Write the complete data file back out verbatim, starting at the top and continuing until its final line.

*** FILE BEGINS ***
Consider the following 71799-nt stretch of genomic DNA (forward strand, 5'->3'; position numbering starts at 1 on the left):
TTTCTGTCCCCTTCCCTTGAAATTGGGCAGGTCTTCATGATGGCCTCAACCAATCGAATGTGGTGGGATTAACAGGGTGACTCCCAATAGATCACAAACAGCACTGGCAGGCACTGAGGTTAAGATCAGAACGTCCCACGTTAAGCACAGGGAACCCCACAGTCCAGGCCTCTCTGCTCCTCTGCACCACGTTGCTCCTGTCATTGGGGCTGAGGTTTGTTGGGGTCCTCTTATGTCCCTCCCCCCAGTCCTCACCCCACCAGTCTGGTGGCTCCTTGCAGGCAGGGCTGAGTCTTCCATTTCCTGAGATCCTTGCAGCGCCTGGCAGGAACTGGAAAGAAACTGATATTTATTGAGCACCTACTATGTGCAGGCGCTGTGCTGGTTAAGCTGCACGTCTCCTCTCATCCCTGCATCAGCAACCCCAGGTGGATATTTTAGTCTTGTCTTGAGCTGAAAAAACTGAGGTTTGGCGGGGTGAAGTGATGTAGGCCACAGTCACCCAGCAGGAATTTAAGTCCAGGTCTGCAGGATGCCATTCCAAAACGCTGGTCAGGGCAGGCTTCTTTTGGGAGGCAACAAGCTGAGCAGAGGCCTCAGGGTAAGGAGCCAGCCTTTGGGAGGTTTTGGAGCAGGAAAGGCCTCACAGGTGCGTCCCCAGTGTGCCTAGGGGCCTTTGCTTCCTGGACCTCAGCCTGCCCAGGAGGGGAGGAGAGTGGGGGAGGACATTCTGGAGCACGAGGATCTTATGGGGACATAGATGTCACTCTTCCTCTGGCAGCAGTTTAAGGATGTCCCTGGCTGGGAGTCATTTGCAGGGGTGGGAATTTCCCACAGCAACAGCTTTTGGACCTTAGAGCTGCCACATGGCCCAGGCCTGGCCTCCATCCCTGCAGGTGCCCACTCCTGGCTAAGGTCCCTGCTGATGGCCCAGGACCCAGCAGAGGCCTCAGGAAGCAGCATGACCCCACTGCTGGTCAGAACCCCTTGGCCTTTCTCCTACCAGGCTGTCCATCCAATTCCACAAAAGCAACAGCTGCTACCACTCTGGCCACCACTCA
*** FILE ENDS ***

Consider the following 71799-nt stretch of genomic DNA (forward strand, 5'->3'; position numbering starts at 1 on the left):
TTTCTGTCCCCTTCCCTTGAAATTGGGCAGGTCTTCATGATGGCCTCAACCAATCGAATGTGGTGGGATTAACAGGGTGACTCCCAATAGATCACAAACAGCACTGGCAGGCACTGAGGTTAAGATCAGAACGTCCCACGTTAAGCACAGGGAACCCCACAGTCCAGGCCTCTCTGCTCCTCTGCACCACGTTGCTCCTGTCATTGGGGCTGAGGTTTGTTGGGGTCCTCTTATGTCCCTCCCCCCAGTCCTCACCCCACCAGTCTGGTGGCTCCTTGCAGGCAGGGCTGAGTCTTCCATTTCCTGAGATCCTTGCAGCGCCTGGCAGGAACTGGAAAGAAACTGATATTTATTGAGCACCTACTATGTGCAGGCGCTGTGCTGGTTAAGCTGCACGTCTCCTCTCATCCCTGCATCAGCAACCCCAGGTGGATATTTTAGTCTTGTCTTGAGCTGAAAAAACTGAGGTTTGGCGGGGTGAAGTGATGTAGGCCACAGTCACCCAGCAGGAATTTAAGTCCAGGTCTGCAGGATGCCATTCCAAAACGCTGGTCAGGGCAGGCTTCTTTTGGGAGGCAACAAGCTGAGCAGAGGCCTCAGGGTAAGGAGCCAGCCTTTGGGAGGTTTTGGAGCAGGAAAGGCCTCACAGGTGCGTCCCCAGTGTGCCTAGGGGCCTTTGCTTCCTGGACCTCAGCCTGCCCAGGAGGGGAGGAGAGTGGGGGAGGACATTCTGGAGCACGAGGATCTTATGGGGACATAGATGTCACTCTTCCTCTGGCAGCAGTTTAAGGATGTCCCTGGCTGGGAGTCATTTGCAGGGGTGGGAATTTCCCACAGCAACAGCTTTTGGACCTTAGAGCTGCCACATGGCCCAGGCCTGGCCTCCATCCCTGCAGGTGCCCACTCCTGGCTAAGGTCCCTGCTGATGGCCCAGGACCCAGCAGAGGCCTCAGGAAGCAGCATGACCCCACTGCTGGTCAGAACCCCTTGGCCTTTCTCCTACCAGGCTGTCCATCCAATTCCACAAAAGCAACAGCTGCTACCACTCTGGCCACCACTCA